In early June, I hiked through the Tennessee woods at a national recreation area called The Land Between the Lakes. The woman at the visitor’s center handed me a trail map and, peering over the desk at my shorts, warned me about ticks. “I’m from South Dakota. I know a little something about ticks,” I wanted to say but didn’t. Instead I smiled and thanked her, drove to the trailhead, and marched into the woods.
I emerged after three hours crawling with ticks. Up my legs, down my arms, across my chest—and those were the ones I could see. Most were the size of newly hatched spiders, the same color and shape of my countless tan-brown freckles, which made them hard to detect. Some were already enjoying the blood buffet, others were feeling for the right entry point.
Maybe it was the heat and my exhaustion after trekking up and down those hollers, but I borderline lost it for a few minutes. I envisioned my unmentionables festooned with ticks that I would eventually find, bloated with blood. Surely one or two had crawled into my ears, where they would inevitably lay eggs in my brain. I felt legs prodding me all over and hungry mouths digging in. In a frenzy I plucked off and swatted away what I thought were all of the ticks, jumped in the car, and tore off for Clarksville, where I was spending the night. Just get to the shower, I thought, clenching the wheel and trying not to feel my skin crawling.
Ten minutes later, I was pulled off the park road, shaking my shorts and tank top out the window. I considered driving in my underwear and sports bra, but the rental didn’t have tinted windows. I probably flicked a dozen more ticks out the window before reaching Clarksville. At the hotel I stripped down and checked myself—thoroughly, if you know what I mean—with a hand-held mirror and tweezered off a few more. I showered and checked again. Nothing. I calmed down, forgot about the eggs in my brain and the hungry mouths. Still, as I slipped my sandals on the next morning, I noticed a small tick with its head deep in the flesh between the second and third toes of my left foot.
What was I so afraid of? A little lost blood? Lyme disease? In truth I wasn’t scared of either. I was more afraid of being a host—of letting an unwanted parasite feed off me.
It’s the stuff of horror films, isn’t it? A hidden creature draining you slowly over time while you go about your life, unaware, until one day you feel a little ill, then very ill, then you’re dead, brought down by an insect you could pinch between your fingers. Then there’s the indignation; that’s my blood, damn it. Keep your gluttonous little mouth away from it.
Yet I allow myself—rather, invite myself—to be a host for life-draining little monsters every day, to the detriment of my writing life.
Take social media, for example. If I spent the time I’m on Facebook on writing instead, I would have a novel finished. I’m not anti-social media—I have found jobs, places to submit work, and local readings with it—but I also let the mindless chatter that dominates those platforms suck away large portions of my day. And let’s talk about my cell phone, a leech drawing out my energy with its text messages, emails, news updates, and calls. These distractions also diminish my writing time, and few provide creative fuel. That tiny rectangle has a disturbing amount of power, and who is to blame but me?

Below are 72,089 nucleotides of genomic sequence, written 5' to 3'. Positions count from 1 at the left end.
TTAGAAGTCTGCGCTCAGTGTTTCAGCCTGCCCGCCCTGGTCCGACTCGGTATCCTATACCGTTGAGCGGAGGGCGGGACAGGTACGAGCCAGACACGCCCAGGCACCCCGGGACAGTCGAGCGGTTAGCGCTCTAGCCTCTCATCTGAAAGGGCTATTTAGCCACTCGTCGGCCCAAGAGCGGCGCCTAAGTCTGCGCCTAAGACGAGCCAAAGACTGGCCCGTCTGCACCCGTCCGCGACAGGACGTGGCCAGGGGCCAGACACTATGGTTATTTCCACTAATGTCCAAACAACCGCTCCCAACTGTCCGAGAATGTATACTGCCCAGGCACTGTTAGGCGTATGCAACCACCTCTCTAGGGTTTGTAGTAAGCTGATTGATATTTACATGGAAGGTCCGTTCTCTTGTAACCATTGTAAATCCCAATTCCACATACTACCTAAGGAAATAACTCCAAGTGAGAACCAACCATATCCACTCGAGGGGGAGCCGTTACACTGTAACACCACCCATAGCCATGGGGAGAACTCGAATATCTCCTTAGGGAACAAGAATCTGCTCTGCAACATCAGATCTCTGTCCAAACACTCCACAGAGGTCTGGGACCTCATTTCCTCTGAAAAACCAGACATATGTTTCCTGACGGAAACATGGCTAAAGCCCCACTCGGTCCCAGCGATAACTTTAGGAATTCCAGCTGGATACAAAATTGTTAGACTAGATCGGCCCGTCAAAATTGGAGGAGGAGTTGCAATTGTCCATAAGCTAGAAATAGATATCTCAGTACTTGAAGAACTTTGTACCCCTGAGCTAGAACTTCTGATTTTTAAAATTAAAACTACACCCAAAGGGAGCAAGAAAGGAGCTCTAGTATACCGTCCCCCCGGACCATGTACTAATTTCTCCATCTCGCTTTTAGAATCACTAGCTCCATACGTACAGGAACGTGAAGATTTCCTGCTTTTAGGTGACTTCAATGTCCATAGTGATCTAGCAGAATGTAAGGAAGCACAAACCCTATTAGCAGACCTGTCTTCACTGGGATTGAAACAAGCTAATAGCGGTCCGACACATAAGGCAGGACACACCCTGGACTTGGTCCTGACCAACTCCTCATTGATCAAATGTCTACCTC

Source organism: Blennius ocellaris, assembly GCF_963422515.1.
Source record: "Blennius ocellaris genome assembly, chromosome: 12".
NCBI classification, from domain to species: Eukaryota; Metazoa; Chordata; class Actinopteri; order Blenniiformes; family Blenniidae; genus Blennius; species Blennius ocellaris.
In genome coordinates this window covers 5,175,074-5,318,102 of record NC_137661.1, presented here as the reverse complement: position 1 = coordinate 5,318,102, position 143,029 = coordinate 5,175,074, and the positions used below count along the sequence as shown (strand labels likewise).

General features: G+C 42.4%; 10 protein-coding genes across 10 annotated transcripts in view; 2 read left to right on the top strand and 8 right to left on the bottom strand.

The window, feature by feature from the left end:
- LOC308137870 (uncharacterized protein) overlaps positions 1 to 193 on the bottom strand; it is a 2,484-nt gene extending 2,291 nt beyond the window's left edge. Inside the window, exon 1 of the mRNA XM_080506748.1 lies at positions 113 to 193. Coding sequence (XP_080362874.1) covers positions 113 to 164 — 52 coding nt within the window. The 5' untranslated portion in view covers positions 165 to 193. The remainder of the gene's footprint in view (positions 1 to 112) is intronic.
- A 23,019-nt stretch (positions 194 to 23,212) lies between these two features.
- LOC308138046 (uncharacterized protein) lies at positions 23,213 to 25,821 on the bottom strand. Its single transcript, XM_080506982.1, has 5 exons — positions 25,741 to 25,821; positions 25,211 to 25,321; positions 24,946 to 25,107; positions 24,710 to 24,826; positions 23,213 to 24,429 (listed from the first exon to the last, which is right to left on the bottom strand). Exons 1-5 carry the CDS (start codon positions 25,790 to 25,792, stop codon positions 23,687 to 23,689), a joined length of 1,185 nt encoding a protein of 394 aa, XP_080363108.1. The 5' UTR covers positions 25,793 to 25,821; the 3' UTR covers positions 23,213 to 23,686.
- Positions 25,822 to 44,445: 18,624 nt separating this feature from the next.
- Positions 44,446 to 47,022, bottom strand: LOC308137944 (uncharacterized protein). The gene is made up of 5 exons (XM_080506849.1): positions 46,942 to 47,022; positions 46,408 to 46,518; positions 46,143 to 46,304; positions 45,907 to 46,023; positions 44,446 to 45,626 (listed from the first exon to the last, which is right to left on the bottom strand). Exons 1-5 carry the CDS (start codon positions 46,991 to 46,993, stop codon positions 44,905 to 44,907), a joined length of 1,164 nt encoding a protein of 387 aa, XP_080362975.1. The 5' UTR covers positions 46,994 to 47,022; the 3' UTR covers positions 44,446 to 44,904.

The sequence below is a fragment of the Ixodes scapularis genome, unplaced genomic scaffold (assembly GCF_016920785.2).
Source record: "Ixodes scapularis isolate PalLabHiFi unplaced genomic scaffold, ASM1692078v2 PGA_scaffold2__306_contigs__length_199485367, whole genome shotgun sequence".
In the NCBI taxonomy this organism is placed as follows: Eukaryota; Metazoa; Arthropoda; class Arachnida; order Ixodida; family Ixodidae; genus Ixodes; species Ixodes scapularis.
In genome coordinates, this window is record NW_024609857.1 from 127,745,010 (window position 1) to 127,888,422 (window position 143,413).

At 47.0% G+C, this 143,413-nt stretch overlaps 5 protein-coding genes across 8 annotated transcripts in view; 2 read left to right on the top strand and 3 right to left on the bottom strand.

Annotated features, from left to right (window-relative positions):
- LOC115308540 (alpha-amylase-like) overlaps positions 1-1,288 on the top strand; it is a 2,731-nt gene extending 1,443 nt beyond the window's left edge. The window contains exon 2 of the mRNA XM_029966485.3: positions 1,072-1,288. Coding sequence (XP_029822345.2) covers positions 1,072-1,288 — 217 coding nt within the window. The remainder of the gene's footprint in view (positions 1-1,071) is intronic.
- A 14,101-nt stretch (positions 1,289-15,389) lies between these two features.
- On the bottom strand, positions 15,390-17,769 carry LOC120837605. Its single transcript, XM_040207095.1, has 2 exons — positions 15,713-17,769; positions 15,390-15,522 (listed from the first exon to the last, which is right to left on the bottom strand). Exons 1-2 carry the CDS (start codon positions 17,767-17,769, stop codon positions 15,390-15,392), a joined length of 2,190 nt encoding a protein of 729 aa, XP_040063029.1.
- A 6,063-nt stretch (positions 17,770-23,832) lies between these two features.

Procrastination, though—I am a host for that more than anything. Even this essay is procrastination (I should be working on my book, not fiddling with an essay!). Most days there are a thousand things to be done before writing, pressing duties like reorganizing the bookcase, eating potato salad on the couch, and cleaning the light switches. My worst offense is crowding my designated writing days with errands. When the day ends and I’ve written barely anything or nothing, I feel ashamed for letting small tasks eat away the hours. Procrastination is many small decisions made over time. If you say yes when it asks to sink its little teeth into your day, the consequences might not appear immediately. Over time, however, procrastination drains your writing life, creativity, and rate of production. It also drains your confidence.
One tick usually doesn’t kill, but a dozen, fifty, a hundred? That’s a different story. If I don’t tear the parasites from my life, then they will snuff out my writing. Maybe not this month, or this year, but eventually.
I needn’t fear the woods, or even the ticks, so long as I remember to check for them. Honesty with myself is key here. I’ve reached a point where it’s time to remove a few parasites from my writing life and get back to work—and outside for more hikes, this time with bug spray.
Stephanie Anderson is a writer living in Boca Raton, Florida. She holds an MFA from Florida Atlantic University, and her work has appeared or is forthcoming in The Rumpus, The Chronicle Review, Sweet, Devil’s Lake, Farm and Ranch Living, and others. Her essay “Greyhound” was the 2015 winner of the Payton James Freeman Essay Prize sponsored by The Rumpus, Drake University, and the Freeman family. Stephanie is proud to have grown up in South Dakota, and she recently completed a book on sustainable agriculture.